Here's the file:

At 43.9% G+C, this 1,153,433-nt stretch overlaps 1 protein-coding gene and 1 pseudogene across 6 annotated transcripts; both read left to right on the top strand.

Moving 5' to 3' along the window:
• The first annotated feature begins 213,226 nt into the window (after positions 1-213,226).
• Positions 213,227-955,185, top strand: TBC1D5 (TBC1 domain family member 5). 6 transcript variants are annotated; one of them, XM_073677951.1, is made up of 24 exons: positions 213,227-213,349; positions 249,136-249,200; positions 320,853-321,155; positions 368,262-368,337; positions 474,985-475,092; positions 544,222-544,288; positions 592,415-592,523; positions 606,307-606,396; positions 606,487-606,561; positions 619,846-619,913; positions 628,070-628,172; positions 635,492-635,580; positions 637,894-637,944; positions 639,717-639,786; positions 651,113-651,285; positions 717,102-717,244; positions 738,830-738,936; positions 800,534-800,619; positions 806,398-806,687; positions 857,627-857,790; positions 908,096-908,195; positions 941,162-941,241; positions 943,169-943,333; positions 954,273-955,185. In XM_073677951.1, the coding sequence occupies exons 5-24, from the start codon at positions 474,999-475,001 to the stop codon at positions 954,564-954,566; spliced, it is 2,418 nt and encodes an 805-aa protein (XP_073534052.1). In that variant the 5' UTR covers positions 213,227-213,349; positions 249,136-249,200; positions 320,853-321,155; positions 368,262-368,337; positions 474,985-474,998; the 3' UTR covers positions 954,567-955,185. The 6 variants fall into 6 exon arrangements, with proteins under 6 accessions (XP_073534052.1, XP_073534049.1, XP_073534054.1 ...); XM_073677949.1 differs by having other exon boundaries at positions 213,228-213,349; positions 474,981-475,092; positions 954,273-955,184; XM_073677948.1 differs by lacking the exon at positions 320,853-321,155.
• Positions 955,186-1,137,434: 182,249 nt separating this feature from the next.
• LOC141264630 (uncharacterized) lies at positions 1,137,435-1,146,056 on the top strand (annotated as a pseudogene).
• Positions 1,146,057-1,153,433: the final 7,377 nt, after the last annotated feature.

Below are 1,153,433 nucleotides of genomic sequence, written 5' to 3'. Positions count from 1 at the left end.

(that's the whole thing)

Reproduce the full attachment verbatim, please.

At 43.9% G+C, this 1,153,433-nt stretch overlaps 1 protein-coding gene and 1 pseudogene across 6 annotated transcripts; both read left to right on the top strand.

Moving 5' to 3' along the window:
• The first annotated feature begins 213,226 nt into the window (after positions 1-213,226).
• Positions 213,227-955,185, top strand: TBC1D5 (TBC1 domain family member 5). 6 transcript variants are annotated; one of them, XM_073677951.1, is made up of 24 exons: positions 213,227-213,349; positions 249,136-249,200; positions 320,853-321,155; positions 368,262-368,337; positions 474,985-475,092; positions 544,222-544,288; positions 592,415-592,523; positions 606,307-606,396; positions 606,487-606,561; positions 619,846-619,913; positions 628,070-628,172; positions 635,492-635,580; positions 637,894-637,944; positions 639,717-639,786; positions 651,113-651,285; positions 717,102-717,244; positions 738,830-738,936; positions 800,534-800,619; positions 806,398-806,687; positions 857,627-857,790; positions 908,096-908,195; positions 941,162-941,241; positions 943,169-943,333; positions 954,273-955,185. In XM_073677951.1, the coding sequence occupies exons 5-24, from the start codon at positions 474,999-475,001 to the stop codon at positions 954,564-954,566; spliced, it is 2,418 nt and encodes an 805-aa protein (XP_073534052.1). In that variant the 5' UTR covers positions 213,227-213,349; positions 249,136-249,200; positions 320,853-321,155; positions 368,262-368,337; positions 474,985-474,998; the 3' UTR covers positions 954,567-955,185. The 6 variants fall into 6 exon arrangements, with proteins under 6 accessions (XP_073534052.1, XP_073534049.1, XP_073534054.1 ...); XM_073677949.1 differs by having other exon boundaries at positions 213,228-213,349; positions 474,981-475,092; positions 954,273-955,184; XM_073677948.1 differs by lacking the exon at positions 320,853-321,155.
• Positions 955,186-1,137,434: 182,249 nt separating this feature from the next.
• LOC141264630 (uncharacterized) lies at positions 1,137,435-1,146,056 on the top strand (annotated as a pseudogene).
• Positions 1,146,057-1,153,433: the final 7,377 nt, after the last annotated feature.

Below are 1,153,433 nucleotides of genomic sequence, written 5' to 3'. Positions count from 1 at the left end.